The Soul's Calling | Mental Health | Hudson Valley | Chronogram Magazine
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The Soul's Calling 

Last Updated: 01/16/2017 9:12 am
  • Illustration by Annie Internicola

Beth Kempton wants you to love your life. She herself is very good at doing just that—at living her life like a great adventure. The British entrepreneur and mother of two has traveled from the Arctic to Antarctica to Africa, hosted her own TV show in Japan, and hobnobbed with international soccer stars. "Friends tell me, all these crazy things happen to you. You meet bizarre people, you've been to amazing places. They wonder where I get the money, but it's not about privilege. It's about my attitude to life. How one thing leads to another, making connections, being open, being brave," says Kempton, who has also climbed high up the corporate ladder—only to tear it all down and reinvent herself. It was during this particular transformation that she created Do What You Love (DWYL), the name of her company as well as her signature online course designed to nudge people out of ruts, incite self-exploration, and effect the changes necessary to realize their fully blossomed selves.

As a new year emerges and a blank calendar beckons with possibility and potential, this carpe diem approach to life catches the attention of the change-maker that lives within us all. Most of us have heard that New Year's resolutions never work, casting a shimmer of doubt and naïveté on our best efforts to blaze a new trail. Yet a host of resources exist to help us on our way, from live online courses like Kempton's that connect people around the world (many of her students live in the UK, US, Canada, Australia, and New Zealand) to life coaches ready to be tapped for one-on-one sessions in person or by phone. They are available, they say, to help us listen deeply, to stir up our most secret desires and goals so we can perhaps make a shift in a fresh direction—hopefully, toward a truer version of ourselves.

Journeying Inward, with an Escort

Kempton knows how scary it can be to make an about-face with your life. "Just the words do what you love can sound intimidating," she says. So her five-week DWYL course, with its mix of practical and right-brain exercises, gets you there in circuitous ways. "People [taking the course] can expect to ask themselves all kinds of questions that they've never asked themselves before, sometimes thinking, where is this going? There are so many different points of interest, of experience, of knowledge—things that bring you alive. The tools in the course help you make those connections. Your brain then does the work, the synapses fire, and it's incredible the ideas that come up, that you'd never get to if you were thinking in a linear way." Some of it involves remembering the way we used to be—where the creative spark has lived for us, whether it was in the garden or by the sea, or on a canvas or a blank page. Adds Kempton, "The quest for the what is sometimes the most interesting thing. You don't know what your dream is? That's a reason to be curious. That's a reason to take yourself on adventures and go discover it."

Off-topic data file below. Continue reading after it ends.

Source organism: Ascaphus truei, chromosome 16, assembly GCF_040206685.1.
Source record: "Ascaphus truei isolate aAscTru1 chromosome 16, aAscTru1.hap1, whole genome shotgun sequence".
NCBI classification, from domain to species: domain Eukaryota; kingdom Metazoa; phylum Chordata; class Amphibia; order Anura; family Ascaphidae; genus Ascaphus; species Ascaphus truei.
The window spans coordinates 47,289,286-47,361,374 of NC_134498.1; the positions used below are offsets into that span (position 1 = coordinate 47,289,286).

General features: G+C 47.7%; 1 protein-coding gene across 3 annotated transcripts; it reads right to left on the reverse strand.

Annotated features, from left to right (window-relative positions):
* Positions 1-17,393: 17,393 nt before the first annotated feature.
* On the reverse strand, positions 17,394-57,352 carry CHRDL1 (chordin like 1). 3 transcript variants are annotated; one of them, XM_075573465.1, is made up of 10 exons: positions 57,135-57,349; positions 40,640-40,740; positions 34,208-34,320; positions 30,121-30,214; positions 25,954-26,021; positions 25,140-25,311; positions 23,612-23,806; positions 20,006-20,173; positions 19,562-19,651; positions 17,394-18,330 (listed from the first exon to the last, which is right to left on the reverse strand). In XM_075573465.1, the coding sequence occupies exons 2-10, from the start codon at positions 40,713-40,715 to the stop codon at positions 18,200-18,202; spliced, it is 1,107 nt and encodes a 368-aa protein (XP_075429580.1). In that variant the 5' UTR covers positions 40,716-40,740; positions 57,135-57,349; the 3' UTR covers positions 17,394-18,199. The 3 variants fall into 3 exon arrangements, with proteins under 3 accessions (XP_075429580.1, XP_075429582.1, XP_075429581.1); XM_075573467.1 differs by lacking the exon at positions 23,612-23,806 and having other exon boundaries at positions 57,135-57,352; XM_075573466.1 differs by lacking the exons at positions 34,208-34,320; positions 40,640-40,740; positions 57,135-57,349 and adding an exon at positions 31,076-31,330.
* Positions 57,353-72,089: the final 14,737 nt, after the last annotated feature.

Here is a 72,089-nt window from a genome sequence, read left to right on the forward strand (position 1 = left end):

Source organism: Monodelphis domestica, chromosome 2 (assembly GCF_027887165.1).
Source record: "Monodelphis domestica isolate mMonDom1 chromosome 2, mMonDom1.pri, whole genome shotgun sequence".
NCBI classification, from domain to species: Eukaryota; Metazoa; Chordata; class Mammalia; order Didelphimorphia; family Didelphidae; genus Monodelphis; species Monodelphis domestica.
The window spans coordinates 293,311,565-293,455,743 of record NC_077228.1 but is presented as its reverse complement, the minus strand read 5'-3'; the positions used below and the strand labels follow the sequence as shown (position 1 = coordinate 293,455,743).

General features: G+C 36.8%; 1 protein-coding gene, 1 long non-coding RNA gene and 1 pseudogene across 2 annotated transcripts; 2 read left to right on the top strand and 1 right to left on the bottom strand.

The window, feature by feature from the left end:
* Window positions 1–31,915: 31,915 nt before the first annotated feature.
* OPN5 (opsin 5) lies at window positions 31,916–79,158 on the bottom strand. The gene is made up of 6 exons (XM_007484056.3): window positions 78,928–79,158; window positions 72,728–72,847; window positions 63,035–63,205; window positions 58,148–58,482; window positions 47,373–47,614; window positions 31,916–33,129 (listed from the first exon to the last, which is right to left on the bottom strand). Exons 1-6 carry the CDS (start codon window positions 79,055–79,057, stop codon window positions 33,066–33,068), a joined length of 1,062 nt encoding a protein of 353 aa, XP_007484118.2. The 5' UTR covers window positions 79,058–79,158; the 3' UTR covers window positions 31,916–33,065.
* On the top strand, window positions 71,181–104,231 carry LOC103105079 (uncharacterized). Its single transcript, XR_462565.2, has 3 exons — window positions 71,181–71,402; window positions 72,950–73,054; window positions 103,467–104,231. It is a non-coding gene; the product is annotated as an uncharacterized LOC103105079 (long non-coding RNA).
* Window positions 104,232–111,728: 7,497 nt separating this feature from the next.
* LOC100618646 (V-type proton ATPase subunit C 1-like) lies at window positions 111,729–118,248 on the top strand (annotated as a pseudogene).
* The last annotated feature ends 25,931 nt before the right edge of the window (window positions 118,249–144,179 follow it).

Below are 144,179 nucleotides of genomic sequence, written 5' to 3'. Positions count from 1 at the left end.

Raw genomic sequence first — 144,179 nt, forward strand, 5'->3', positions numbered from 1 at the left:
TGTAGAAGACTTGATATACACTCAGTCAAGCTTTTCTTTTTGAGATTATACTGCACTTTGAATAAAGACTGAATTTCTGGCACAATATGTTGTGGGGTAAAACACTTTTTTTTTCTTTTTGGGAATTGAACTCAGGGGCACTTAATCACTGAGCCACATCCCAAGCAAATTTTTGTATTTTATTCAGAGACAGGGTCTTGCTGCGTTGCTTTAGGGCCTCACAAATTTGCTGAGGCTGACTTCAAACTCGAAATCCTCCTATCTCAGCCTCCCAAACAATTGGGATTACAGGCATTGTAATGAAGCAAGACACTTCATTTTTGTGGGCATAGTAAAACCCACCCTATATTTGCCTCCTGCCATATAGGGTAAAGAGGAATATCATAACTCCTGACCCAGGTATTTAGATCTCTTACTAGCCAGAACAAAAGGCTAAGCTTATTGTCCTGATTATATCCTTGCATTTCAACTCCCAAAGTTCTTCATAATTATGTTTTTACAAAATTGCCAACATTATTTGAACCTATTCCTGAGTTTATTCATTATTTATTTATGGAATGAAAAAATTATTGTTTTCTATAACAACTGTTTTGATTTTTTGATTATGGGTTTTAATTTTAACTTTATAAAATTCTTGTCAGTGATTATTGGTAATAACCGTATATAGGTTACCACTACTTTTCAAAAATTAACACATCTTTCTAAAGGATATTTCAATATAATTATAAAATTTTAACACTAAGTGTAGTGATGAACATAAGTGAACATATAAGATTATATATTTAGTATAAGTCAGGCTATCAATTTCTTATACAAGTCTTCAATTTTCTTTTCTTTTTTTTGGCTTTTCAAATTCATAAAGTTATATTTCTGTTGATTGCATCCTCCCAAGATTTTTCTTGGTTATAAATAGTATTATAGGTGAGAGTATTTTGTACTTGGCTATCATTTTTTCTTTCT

The outcomes vary wildly: After the course, Kempton has seen students get divorced, propose marriage, change jobs, start their own businesses, move to a different continent, become teachers of whatever it is that they love, or turn their hobby into a full-blown mortgage-paying career. One student was an IT consultant who nursed a dream of being a musician. "Through a simple time-budgeting exercise, he realized that if he negotiated Fridays off he could use that time in his recording studio with no pressure, because he was still earning good money, and get back to his music 20 percent of the week," says Kempton. "He's recorded his first album. Really simple solution, but it's changed his life." Another student was so limited by chronic back pain that she hardly left her house; during the course she remembered the sense of adventure she'd once had and started taking baby steps toward that again, driving to a beautiful place and just being there, even if she couldn't walk very far. Now she's building an online business so that she can get off sick leave and work from home.

"Many people get a lot out of the psychological side of the courses, how to be more brave and bold," notes Kempton. That was the case for Ruth Husain, a stay-at-home mother from outside London who had taken five years away from the workforce to have children. "I had lost a lot of confidence since I stopped working, and lost my identity really, so I wanted to reconnect with myself and try to regain some courage and confidence," she says. "I'm not exaggerating when I say [DWYL] has been like intensive therapy. It has enabled me to change my whole outlook on life. I have a few ideas for the future now that I am genuinely excited about. Even if they don't take off, I'm not afraid of failing anymore."

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